As the chirping birds serenade the morning sky, and you wake up to the smell of freshly baked bread bursting through every room in the house. As you shower, pick out your best abayah or thobe for the mosque and are greeted by hugs and handshakes from friendly strangers. As you come home to a feast – breakfast, lunch, and supper. As you embrace family and friends like long lost lovers. As you snap a million pictures in your best attire. As you see the streets lined with children going door to door to fill their pockets for the reward of fasting an entire month. As you are sent into the early hours of the morning, laughing, eating, and reminiscing. You know, this is Eid.
The Coronavirus pandemic has changed the way we live and interact. Many of the outdoor activities we are accustomed to have had to be adjusted or completely put on hold, and for the over a billion Muslims around the world, Eid this year is no exception.
Muslims have two Eid’s or ‘big holidays’ on their Islamic Calendar, with the most notable one being the Eid that is celebrated immediately after the holy month of Ramadaan: Muslims abstain from food, drink, sinful acts and are engulfed in a spiritual cleanse for this entire month. The holiday is glittered with red-carpet-like attire, an abundance of delicious food and sweet treats, laughter and a day spent with friends and family.
However, as most of the world is under quarantine and adhering to strict social distancing, Eid too will not be celebrated as it usually is. But that doesn’t mean you can’t celebrate – here we have laid out how to do Eid differently, given the current situation.
Spice up your home
Nothing says “celebration” more than décor. Usually, for Muslims in the Cape, the night before Eid is spent hanging curtains, swapping out everyday bedding for the fancier, often silk-lined ones with intricate embroidery, all in the name of impressing whoever steps through the doors the next day.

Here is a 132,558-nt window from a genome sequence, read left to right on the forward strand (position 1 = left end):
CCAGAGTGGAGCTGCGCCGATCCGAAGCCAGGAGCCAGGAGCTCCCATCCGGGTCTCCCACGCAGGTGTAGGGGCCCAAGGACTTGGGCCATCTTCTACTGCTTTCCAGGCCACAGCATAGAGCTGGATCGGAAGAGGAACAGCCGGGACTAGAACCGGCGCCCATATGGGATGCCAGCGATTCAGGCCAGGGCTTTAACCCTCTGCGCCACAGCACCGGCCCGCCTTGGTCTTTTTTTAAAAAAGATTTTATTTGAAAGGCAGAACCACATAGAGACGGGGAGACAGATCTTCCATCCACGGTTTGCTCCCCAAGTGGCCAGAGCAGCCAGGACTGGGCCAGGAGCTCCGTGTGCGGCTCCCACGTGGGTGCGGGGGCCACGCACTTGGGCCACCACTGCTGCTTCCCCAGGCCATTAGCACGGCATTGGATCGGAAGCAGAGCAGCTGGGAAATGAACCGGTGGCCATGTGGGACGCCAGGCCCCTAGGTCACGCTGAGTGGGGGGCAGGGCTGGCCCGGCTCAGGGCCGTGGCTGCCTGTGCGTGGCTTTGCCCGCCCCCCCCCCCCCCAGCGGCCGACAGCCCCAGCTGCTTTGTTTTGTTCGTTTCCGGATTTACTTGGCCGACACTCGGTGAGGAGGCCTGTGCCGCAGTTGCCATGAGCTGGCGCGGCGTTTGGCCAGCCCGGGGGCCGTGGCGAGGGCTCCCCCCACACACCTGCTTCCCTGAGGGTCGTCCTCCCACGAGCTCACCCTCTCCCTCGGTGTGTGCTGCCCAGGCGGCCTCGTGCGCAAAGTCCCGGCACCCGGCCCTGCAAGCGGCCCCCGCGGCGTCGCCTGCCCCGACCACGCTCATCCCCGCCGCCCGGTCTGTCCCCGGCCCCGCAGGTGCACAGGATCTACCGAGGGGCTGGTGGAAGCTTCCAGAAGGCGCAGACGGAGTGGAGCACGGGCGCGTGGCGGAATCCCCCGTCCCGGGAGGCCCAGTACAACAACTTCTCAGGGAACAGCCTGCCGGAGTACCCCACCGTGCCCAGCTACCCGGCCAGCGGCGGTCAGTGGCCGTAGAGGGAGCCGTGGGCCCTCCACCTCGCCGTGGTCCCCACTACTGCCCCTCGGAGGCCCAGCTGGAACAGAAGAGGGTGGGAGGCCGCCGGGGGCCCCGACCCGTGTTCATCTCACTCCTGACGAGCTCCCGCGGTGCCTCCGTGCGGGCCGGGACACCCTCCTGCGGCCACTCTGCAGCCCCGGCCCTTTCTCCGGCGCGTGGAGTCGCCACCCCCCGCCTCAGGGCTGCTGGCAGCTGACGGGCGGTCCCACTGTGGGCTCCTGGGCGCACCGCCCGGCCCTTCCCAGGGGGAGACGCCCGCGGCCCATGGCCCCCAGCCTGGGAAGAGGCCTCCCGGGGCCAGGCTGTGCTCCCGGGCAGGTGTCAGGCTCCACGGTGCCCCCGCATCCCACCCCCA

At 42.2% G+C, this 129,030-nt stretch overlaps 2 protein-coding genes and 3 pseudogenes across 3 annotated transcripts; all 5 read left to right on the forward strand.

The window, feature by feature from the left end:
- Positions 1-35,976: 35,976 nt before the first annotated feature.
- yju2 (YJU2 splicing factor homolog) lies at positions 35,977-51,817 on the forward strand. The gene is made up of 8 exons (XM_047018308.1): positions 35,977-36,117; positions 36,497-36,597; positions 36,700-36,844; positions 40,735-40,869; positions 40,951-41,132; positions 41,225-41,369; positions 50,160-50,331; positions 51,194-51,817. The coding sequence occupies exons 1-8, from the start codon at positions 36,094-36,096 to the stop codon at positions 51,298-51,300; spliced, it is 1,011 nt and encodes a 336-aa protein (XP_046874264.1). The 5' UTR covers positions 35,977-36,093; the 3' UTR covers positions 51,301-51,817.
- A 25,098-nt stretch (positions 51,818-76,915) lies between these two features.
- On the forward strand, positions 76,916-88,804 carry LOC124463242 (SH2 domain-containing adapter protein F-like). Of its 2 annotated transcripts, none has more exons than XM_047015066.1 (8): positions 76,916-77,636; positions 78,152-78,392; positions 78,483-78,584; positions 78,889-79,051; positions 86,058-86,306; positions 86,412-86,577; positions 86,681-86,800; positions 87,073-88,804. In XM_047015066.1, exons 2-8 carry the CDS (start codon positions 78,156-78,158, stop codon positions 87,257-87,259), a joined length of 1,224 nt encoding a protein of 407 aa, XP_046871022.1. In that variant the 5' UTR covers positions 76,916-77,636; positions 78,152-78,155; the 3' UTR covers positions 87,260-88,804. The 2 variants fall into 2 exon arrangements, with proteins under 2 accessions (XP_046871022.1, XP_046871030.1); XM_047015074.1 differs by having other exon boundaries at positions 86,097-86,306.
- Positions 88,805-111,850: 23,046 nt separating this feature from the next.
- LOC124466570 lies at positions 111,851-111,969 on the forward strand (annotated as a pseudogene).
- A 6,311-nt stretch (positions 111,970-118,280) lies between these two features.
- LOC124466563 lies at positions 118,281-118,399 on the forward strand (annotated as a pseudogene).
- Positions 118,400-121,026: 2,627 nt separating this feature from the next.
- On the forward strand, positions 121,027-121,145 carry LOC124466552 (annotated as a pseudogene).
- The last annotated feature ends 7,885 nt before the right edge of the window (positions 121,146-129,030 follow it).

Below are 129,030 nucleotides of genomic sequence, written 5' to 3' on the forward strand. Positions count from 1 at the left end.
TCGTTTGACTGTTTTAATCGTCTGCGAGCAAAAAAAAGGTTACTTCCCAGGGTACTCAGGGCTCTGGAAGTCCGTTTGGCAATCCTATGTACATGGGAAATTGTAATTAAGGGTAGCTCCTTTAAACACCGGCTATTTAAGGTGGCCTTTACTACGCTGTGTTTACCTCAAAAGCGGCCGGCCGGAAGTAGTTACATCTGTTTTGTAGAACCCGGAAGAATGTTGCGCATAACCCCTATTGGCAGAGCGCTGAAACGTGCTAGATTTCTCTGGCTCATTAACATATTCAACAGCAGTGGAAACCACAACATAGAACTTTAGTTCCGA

Getting into the Eid spirit means looking the part as well – bring out old décor from previous parties or celebrations, or even challenge yourself to get creative and DIY some pieces using paper, ribbon and whatever else you have at home. Remember to bring out your best crockery and cutlery for a truly royal experience. Don’t let social distancing stop you from decorating your home.
Red carpet ready
Besides the food, the best thing about Eid is getting all dolled up. Visiting friends and family may be hard this year, but that doesn’t mean you have to be in your pyjamas all day (unless of course it’s the fancy, silky kind).
Though most people will not be buying a new outfit this Eid, you can still whip together a new, fashionable look by going shopping in your very own closet. Scour through your wardrobe and fall in love with some of those forgotten gems: mix and match pieces you haven’t worn together before or get inspiration from Pinterest. If you really want to have a brand-new outfit, shopping online is your best bet, with many stores offering a wide range of sale items. Better yet, you can change outfits throughout the day.
P.S. Make sure to buy versatile pieces that can be worn again and styled in various ways.
I love you, from a distance
Another major loss this year is La Familia. Eid is all about reuniting with distant family, having laughs and sharing moments with loved ones. Although we can’t physically experience that this year, there’s nothing stopping you from keeping in touch. Why not set up video Eid parties on Skype or Zoom? This way, you can still be together whilst being safe. If you really want to make it feel like Eid, plan the video calls around mealtimes so you can share what each other is eating and have a laugh over good food.
In South Africa, and in many parts of the world, the Eid salaah (which marks the day) will not be held in the mosque. Rather, gather your household and have your own Eid salaah, throwing in a naseeha as well – if you live alone, this can still be done too.
But wait, what happens to the money children get on Eid? Well, you could save it for them until you are reunited, or deposit it into their parents account. Better yet, donate it to charity as many are struggling due to the global pandemic.
Pictures, Pictures, and more pics!
Don’t forget to document your day so you can share it with friends, family, social media or keep it for the history books (lol). If you live in a family household, take pics together – make an event out of it! Better yet, if you’ve got a garden or backyard, why not stage it as a backdrop for your pics?!
Finally, remember we can still be together and united even though we are distances apart.
We at GirlOnTheBus wish all of our Muslim readers, families and friends a wonderful Eid Mubarak! We hope that each and every one of you has a fantastic day, filled with joy and blessings, and that it is as memorable as the years before (and those yet to come).